link between the two has always been strong, since the purpose of both is to spread Moon’s
teachings.”====Family Peace Association====
The Family Peace Association, founded by Moon’s eldest living son, Hyun Jin Moon. It has the
mission: “To enlighten humanity by uplifting their spiritual consciousness through universal
principles and values rooted in God-centered families.” Its founders are Hyun Jin Moon
and Junsook Moon.====Universal Peace Federation====
The Universal Peace Federation is an international organization which promotes religious freedom.
Dialogue and Alliance is its journal published from Tarrytown, New York.====Women’s Federation for World Peace====The Women’s Federation for World Peace was
founded in 1992 by Hak Ja Han. Its stated purpose is to encourage women to work more
actively in promoting peace in their communities and greater society. It has members in 143
countries.Han has traveled the world speaking at conventions on the WFWP’s behalf. In 1993
the WFWP held a conference in Tokyo, Japan at which the keynote speaker was former U.S.
Vice President Dan Quayle’s wife Marilyn Tucker Quayle, and in a speech at the event Han spoke
positively of Mrs. Quayle’s humanitarian work.In 1993 Han traveled to 20 cities in the United
States promoting the WFWP, as well as to 12 countries. At an event in Salt Lake City,
Utah she told attendants: “If a family is not centered on God’s ideal of love, there
will be conflict among the members of that family. Without God’s love as an absolute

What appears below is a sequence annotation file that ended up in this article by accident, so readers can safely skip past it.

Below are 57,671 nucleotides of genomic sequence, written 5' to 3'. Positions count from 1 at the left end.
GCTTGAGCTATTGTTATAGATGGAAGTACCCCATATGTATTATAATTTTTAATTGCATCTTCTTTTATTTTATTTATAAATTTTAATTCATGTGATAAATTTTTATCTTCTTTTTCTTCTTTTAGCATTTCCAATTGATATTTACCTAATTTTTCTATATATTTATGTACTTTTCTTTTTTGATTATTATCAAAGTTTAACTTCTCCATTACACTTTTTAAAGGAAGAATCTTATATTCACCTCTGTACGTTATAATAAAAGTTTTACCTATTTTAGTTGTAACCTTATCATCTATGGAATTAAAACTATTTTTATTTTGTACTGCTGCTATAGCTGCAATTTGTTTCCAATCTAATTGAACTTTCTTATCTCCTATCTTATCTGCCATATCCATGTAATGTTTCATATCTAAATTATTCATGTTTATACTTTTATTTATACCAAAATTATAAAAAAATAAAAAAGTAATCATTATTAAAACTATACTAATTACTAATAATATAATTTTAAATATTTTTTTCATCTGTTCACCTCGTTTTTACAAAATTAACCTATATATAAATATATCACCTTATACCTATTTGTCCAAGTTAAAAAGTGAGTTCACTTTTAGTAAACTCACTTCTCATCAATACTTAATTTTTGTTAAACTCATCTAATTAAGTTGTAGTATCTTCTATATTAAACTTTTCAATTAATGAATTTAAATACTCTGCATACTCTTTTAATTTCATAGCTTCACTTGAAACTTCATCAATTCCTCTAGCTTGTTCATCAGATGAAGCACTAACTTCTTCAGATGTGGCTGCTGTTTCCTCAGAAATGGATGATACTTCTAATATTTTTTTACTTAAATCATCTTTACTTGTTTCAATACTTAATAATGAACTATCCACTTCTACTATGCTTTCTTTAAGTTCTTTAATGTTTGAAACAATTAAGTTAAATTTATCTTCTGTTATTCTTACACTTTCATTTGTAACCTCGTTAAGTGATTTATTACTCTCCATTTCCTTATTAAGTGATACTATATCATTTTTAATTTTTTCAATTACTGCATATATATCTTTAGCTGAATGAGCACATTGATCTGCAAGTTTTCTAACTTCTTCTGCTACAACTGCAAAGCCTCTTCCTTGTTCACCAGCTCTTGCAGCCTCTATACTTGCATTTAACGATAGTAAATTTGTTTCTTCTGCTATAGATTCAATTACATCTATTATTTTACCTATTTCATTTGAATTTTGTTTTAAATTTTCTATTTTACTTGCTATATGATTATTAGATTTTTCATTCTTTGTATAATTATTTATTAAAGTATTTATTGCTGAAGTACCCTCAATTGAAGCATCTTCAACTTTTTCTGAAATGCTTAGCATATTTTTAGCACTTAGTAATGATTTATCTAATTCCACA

center, such a family will ultimately break down. A nation of such families will also
decline.” Her 1993 speeches in the United States focused on increasing violence in the
U.S., and the degradation of the family unit.In 1995 the WFWP generated controversy when it
indirectly contributed $3.5 million to help Liberty University, which at that time was
in financial difficulty. This was reported in the United States news media as an example
of closer relationships between the Unification movement and conservative Christian congregations.
That same year former United States president George H. W. Bush spoke at several WFWP meetings
in Japan, and at a related conference in Washington D.C.. There he was quoted by The New York
Times as saying: “If as president I could have done one thing to have helped the country
more it would have been to do a better job in finding a way, either through speaking
out or through raising a moral standard, to strengthen the American family.”The events
in Japan drew protests from Japanese people who were wary of unorthodox religious groups.
Bush’s spokesperson Jane Becker stated “We were satisfied that there was not a connection